Alternatively, considering the shared function of Broca's area in a wide range of functional domains must be helpful to understand the role of this area in MNS. Musso et al. (2003) indicated that Broca's area is centrally involved in the processing of grammatical rules. They trained a native speaker of German to learn the grammatical rules of a non-native language with different grammatical rules (e.g., Italian and Japanese). Consequently, they found a significant correlation between the degree of activation of Broca's area and the performance of the judgment of syntactical correctness of language. Thus, Broca's area became active only when regularity of hierarchical structures was successfully abstracted from the sentence.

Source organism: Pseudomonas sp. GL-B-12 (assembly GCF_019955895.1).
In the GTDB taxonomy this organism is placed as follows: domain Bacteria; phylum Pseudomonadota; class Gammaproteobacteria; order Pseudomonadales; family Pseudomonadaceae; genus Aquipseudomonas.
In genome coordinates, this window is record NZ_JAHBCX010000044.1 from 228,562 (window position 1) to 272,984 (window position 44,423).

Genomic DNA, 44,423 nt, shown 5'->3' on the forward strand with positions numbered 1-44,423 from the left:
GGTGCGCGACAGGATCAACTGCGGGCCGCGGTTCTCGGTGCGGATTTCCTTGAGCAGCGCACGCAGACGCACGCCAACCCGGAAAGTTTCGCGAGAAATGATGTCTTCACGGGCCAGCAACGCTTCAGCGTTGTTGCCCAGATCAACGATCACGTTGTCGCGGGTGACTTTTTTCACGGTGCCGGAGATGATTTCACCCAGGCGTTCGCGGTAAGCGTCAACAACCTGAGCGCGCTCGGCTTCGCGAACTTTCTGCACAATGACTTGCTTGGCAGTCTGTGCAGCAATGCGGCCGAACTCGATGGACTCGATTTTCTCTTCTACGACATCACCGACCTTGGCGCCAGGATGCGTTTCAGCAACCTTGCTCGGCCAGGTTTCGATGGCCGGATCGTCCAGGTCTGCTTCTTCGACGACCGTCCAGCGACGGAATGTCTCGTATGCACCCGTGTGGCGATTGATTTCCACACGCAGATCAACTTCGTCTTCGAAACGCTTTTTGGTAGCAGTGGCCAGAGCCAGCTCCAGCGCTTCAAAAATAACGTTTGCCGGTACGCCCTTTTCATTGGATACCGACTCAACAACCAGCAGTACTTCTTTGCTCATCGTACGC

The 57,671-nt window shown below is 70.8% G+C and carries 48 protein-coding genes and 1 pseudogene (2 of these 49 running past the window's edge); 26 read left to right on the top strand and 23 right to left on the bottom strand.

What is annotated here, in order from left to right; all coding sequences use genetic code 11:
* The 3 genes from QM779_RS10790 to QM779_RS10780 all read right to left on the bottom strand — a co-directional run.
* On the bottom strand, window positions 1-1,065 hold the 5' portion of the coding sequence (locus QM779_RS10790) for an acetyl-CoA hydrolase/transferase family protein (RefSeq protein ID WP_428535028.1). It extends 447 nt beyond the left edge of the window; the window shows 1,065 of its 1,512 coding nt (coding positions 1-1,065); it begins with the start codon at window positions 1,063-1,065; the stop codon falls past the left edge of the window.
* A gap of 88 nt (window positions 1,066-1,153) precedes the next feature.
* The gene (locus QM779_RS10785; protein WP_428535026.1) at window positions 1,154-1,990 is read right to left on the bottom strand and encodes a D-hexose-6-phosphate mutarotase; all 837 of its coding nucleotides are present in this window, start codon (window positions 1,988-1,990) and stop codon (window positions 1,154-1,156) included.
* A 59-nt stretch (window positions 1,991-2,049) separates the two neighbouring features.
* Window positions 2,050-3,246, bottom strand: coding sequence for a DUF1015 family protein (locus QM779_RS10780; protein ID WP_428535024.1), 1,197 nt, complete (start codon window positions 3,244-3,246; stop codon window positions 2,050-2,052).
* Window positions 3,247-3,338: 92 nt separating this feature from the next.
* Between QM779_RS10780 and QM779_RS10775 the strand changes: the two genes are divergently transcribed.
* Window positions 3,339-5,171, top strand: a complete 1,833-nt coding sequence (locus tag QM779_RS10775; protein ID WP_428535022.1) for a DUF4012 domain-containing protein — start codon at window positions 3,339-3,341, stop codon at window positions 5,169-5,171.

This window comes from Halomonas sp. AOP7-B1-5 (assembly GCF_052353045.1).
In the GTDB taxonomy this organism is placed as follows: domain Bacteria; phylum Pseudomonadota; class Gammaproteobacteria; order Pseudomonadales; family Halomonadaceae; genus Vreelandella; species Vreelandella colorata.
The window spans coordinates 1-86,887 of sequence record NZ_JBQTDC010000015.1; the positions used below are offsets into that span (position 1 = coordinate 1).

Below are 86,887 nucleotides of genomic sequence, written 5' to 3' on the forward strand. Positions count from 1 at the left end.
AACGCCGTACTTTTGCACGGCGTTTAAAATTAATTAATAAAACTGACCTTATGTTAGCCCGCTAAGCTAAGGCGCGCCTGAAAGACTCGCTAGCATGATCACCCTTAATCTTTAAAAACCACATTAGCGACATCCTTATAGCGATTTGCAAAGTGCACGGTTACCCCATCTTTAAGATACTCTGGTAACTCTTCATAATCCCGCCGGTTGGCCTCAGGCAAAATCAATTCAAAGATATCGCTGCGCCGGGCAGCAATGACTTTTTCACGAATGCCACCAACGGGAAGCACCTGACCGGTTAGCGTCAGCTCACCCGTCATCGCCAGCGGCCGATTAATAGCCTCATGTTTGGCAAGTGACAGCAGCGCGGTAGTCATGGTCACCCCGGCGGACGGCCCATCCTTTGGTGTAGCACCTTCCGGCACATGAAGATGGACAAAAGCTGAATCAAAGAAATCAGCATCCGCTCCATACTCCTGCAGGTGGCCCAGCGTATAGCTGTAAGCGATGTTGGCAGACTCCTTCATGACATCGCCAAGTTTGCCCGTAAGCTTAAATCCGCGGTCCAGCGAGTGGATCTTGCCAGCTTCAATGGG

Given that the acquisition of hierarchical structures is an essential factor for Broca's area to be active, the vPM activation in Calvo-Merino et al. (2005) may be explained in terms of the ability to process action hierarchy. Because classical ballet and capoeira do not share poses and motion sequences with each other, it is plausible to assume that ballet dancers could abstract the regularity of a ballet dance sequence but could not abstract action hierarchy from capoeira. Consequently, the inferior frontal region of ballet dancers may have been more thoroughly recruited for the observation of ballet compared with capoeira and vice versa. Thus, if the notion that Broca's area process hierarchical structures in a wide range of functional domains is correct, this may provide insights into the neural basis of action understanding.